There is an incredible amount of confusion in both colloquial conversation as well as in the published literature about what lactate threshold (LT) is. In fact, a quick Pubmed search of the term will produce over 20 different definitions from a variety of sources. Even though well-intending researchers, coaches, and athletes are frequently talking about the same thing, this inability (or sometimes unwillingness) to clearly define and agree upon terms can be very confusing. At BSX we have worked hard to clarify the definitions in such a way that are understandable, identifiable, and actionable.
In a broad sense we use the term lactate threshold to refer to two different yet equally important physiologic events. Your BSXinsight device measures both of them for you at the same time so we’ll define each in turn.
LT1 – Aerobic Threshold
Technically speaking, aerobic threshold is the training intensity which produces the first rise of blood lactate above baseline. This event is sometimes referred to as the ‘breakpoint threshold.’
Aerobic threshold is important in training because it is the level of intensity at which anaerobic energy pathways start to become a significant contributor to energy production. In contrast, intensities below this are predominantly aerobic.
Large training volumes at or below this intensity are meant to target development of the aerobic energy producing systems. Endurance athletes want to increase their aerobic threshold because doing so will enable them to train and/or race faster for longer before they begin to rely on anaerobic metabolism which cannot be sustained for very long.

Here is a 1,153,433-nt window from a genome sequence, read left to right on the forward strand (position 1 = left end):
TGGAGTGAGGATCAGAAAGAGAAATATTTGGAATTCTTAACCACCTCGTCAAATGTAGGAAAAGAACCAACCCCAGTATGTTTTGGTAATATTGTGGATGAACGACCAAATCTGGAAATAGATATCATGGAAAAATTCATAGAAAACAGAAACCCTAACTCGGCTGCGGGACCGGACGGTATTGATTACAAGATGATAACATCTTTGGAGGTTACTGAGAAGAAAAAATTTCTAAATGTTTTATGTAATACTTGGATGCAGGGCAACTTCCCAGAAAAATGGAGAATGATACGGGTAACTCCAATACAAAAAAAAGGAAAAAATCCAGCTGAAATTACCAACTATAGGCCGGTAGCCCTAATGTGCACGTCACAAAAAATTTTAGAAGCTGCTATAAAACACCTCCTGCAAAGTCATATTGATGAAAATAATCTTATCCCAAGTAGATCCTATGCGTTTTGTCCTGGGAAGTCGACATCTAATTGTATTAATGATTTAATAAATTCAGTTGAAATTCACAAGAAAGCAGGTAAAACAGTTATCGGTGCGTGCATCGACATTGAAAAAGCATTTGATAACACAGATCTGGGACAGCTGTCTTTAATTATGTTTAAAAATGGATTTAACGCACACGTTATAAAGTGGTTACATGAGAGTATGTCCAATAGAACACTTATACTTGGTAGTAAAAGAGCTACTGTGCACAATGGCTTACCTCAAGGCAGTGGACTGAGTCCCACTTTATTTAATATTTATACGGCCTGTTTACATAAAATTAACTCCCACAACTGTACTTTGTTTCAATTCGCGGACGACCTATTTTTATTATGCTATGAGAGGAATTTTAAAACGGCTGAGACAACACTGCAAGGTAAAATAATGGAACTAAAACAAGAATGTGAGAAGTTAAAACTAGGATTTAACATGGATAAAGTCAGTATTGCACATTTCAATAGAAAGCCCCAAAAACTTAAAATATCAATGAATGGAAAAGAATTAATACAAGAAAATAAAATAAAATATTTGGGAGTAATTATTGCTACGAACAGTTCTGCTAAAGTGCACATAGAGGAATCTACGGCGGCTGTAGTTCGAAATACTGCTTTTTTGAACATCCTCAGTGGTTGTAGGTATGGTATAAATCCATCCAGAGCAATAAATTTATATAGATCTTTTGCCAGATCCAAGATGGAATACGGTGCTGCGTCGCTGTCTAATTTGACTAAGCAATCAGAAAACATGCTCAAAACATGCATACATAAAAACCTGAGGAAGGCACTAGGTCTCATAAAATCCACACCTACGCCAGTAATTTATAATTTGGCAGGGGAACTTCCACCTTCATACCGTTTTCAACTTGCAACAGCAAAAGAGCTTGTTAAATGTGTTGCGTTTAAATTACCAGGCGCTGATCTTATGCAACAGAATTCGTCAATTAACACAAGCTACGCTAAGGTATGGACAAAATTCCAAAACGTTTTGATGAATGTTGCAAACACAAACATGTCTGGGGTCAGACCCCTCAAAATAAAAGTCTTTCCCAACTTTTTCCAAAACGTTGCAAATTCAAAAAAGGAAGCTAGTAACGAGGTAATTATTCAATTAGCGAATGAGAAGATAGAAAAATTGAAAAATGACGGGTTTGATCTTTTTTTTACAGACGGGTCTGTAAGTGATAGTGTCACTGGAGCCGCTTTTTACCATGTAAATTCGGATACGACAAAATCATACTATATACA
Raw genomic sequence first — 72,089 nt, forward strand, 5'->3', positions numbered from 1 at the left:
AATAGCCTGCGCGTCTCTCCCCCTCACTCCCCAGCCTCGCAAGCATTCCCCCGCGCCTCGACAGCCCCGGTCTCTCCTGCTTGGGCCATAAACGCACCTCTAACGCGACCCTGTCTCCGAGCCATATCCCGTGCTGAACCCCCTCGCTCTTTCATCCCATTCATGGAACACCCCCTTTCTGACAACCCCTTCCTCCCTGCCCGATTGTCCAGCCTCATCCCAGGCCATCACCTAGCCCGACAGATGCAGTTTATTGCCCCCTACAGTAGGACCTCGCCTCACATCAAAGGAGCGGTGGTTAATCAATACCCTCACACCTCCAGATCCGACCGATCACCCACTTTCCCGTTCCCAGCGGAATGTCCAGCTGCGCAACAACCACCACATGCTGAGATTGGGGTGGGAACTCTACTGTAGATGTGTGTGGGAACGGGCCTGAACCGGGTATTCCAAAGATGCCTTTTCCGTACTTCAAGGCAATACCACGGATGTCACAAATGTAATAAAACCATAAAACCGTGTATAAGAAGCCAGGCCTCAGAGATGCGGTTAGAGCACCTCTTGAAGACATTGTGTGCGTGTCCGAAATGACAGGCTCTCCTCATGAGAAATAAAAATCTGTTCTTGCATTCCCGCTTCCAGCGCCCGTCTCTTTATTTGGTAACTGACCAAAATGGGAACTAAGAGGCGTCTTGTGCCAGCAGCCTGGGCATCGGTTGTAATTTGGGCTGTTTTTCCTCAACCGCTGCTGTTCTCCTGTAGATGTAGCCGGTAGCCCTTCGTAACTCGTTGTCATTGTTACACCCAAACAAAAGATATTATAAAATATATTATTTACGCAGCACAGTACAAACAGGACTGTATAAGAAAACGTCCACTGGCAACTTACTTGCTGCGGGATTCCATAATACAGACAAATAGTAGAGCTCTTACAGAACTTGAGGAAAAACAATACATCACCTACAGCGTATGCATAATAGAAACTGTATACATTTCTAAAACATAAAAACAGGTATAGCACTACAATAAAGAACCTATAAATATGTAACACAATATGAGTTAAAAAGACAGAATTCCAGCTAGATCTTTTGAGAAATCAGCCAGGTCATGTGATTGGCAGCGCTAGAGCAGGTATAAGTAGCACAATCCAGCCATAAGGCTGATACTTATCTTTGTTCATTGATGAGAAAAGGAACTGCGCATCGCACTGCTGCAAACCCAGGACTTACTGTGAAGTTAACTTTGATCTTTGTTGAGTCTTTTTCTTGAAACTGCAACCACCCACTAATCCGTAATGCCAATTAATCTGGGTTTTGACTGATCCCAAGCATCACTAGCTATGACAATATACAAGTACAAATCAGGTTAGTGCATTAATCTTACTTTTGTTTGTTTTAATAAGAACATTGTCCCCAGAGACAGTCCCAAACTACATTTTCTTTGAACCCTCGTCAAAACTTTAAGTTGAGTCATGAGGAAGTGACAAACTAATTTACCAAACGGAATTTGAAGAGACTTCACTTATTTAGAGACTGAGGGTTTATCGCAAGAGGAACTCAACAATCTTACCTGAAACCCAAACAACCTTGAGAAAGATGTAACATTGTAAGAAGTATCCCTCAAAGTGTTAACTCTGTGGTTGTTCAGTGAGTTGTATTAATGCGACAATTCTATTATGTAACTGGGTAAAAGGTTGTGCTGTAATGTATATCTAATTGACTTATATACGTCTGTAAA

LT2 – Anaerobic Threshold
Technically speaking, anaerobic threshold correlates closer with the onset of blood lactate accumulation or in other words the transition from “steady” to “rapidly increasing” lactate workloads. You are said to have crossed lactate threshold when blood lactate concentration increases by at least 1 mmol/L in two consecutive stages.
Put more simply, it is defined as the level of training intensity at which lactic acid is produced faster than your body can clear it. Exercise at or above this point is meant to train the complement anaerobic systems.
Anaerobic threshold has historically been one of great focus in endurance athletes because of its close relationship with maximum lactate steady state (MLSS) and ultimately race performance. In practice, it refers to the highest workload that can be maintained for an extended period of time (45-60min). It is essentially your body’s redline, and is an extremely reliable and powerful predictor of performance in endurance athletes.